No suspensions coming for Canada-Mexico WBC brawl

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According to Jeff Passan of Yahoo! Sports, World Baseball Classic officials have decided that no players will be further disciplined for the benches-clearing brawl that broke out Saturday between Team Canada and Team Mexico. The fight brought seven ejections, but that’s as far as the punishment will go.

“We are extremely disappointed in the bench-clearing incident that marred the conclusion of today’s game between Canada and Mexico,” reads a written statement released early Sunday morning by World Baseball Classic, Inc. “The episode runs counter to the spirit of sportsmanship and respectful competition for which the World Baseball Classic has stood throughout its history. After communicating with both the Mexican and Canadian baseball federations this evening, we are aware of the perspectives held by both sides in a competitive environment.  Nevertheless, we relayed to both teams that such an altercation is inappropriate under any circumstances and has no place in baseball. Because at least one club – and potentially both – will not advance to the second round, WBCI has determined that disciplinary measures would not have a meaningful corrective impact.  Thus, discipline will not be imposed beyond today’s seven game ejections.  It is our firm expectation that the members of Team Mexico, Team Canada and all the tournament’s participating teams will learn from this incident and set a better example – one that befits the sport they share – in the future.”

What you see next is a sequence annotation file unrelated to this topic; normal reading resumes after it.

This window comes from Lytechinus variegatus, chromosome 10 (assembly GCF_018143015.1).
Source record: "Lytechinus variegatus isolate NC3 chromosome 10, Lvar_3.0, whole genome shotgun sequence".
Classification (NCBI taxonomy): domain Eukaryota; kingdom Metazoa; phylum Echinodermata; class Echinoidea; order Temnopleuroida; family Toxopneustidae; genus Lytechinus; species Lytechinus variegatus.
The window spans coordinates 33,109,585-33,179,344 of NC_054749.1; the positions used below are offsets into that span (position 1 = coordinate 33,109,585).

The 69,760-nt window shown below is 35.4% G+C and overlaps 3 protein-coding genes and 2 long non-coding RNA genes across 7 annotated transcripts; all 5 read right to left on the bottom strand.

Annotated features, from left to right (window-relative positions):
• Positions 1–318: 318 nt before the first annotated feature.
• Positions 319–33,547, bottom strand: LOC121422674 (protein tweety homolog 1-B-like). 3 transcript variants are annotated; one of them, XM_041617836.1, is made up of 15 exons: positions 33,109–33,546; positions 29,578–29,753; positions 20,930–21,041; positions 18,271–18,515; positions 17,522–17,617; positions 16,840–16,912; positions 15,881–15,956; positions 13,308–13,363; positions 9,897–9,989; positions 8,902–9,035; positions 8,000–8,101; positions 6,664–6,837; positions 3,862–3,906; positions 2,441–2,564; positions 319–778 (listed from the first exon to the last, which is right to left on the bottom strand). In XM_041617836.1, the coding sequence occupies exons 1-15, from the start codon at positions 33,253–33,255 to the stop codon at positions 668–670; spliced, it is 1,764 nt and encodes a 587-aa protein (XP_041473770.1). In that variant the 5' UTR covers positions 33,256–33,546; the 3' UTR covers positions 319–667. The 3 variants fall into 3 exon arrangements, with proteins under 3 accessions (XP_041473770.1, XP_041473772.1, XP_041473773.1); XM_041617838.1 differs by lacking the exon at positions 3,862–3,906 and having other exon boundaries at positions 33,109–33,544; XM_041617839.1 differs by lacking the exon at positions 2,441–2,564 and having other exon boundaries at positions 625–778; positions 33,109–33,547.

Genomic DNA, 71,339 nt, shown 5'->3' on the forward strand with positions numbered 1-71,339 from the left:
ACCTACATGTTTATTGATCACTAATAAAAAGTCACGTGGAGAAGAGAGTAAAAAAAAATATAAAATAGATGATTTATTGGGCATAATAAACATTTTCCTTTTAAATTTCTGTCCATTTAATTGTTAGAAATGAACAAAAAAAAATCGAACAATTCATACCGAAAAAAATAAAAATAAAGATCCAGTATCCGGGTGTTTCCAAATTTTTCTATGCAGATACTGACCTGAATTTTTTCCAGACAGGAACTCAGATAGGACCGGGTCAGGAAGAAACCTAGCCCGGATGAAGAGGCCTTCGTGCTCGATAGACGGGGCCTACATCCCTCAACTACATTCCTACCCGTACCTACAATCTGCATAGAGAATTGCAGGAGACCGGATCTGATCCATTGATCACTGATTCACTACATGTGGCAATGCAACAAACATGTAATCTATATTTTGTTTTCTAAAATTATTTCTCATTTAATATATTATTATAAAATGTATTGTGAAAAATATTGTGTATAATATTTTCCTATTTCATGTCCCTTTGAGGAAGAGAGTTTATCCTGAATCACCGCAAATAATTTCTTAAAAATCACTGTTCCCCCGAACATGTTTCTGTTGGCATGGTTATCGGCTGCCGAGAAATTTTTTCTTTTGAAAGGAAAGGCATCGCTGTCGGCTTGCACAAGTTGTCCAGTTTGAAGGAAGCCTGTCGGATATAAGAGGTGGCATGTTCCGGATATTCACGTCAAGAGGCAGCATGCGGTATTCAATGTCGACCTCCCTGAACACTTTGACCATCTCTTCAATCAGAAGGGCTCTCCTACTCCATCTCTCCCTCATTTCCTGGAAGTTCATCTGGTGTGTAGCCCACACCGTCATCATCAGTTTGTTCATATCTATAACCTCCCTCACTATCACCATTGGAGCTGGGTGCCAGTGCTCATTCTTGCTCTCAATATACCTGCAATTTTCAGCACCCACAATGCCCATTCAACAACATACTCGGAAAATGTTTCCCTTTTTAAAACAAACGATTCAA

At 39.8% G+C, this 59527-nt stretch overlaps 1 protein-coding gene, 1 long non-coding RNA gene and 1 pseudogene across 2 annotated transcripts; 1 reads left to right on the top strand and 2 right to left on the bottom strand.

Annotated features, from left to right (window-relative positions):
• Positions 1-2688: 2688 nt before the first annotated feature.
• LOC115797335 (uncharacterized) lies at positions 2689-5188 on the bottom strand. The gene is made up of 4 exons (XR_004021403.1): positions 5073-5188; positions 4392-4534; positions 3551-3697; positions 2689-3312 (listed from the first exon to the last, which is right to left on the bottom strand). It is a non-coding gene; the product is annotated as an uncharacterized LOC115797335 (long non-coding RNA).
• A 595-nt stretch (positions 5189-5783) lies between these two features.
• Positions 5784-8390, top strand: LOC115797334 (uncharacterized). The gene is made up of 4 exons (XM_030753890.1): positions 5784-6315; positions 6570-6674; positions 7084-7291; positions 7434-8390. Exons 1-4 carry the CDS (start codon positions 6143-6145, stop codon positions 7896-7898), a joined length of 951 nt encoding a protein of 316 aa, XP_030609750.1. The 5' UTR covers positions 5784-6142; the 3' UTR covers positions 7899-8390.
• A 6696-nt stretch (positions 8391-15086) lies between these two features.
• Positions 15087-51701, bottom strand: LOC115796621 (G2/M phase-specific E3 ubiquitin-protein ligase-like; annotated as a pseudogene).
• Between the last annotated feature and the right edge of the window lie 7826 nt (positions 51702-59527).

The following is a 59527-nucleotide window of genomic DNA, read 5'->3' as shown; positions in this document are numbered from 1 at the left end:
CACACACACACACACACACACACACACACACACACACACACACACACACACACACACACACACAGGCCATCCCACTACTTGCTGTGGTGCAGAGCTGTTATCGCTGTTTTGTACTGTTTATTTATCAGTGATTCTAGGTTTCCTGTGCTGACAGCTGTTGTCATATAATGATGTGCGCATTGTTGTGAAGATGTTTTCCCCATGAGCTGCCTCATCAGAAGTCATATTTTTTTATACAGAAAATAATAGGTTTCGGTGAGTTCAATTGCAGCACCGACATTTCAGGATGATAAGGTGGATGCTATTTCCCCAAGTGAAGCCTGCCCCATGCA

It’s great news for Mexican third baseman Luis Cruz, who incited the entire fracas when he directed teammate Arnold Leon to plunk Canada’s Rene Tosoni after Chris Robinson’s successful ninth-inning bunt single. Cruz, who is expected to open the 2013 season as the Dodgers’ starting third baseman, also threw the first punch when the two teams rushed toward each other. A suspension that would bleed into regular-season MLB games seemed likely for him. But here we are.

Canada (1-1) plays Team USA (1-1) today at 4 p.m. ET in Arizona. The winner of that game will advance out of Pool D along with Team Italy (2-1). Mexico (1-2) has already been eliminated and has no games remaining.

Neal Huntington thinks players should be allowed to re-enter games after concussion testing

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Pirates catcher Francisco Cervelli, who has suffered many concussions throughout his 12-year career, was hit on the back of the helmet on a Joc Pederson backswing Saturday against the Dodgers. Through Cervelli remained in the game initially, he took himself out of the game shortly thereafter and went on the seven-day concussion injured list on Sunday.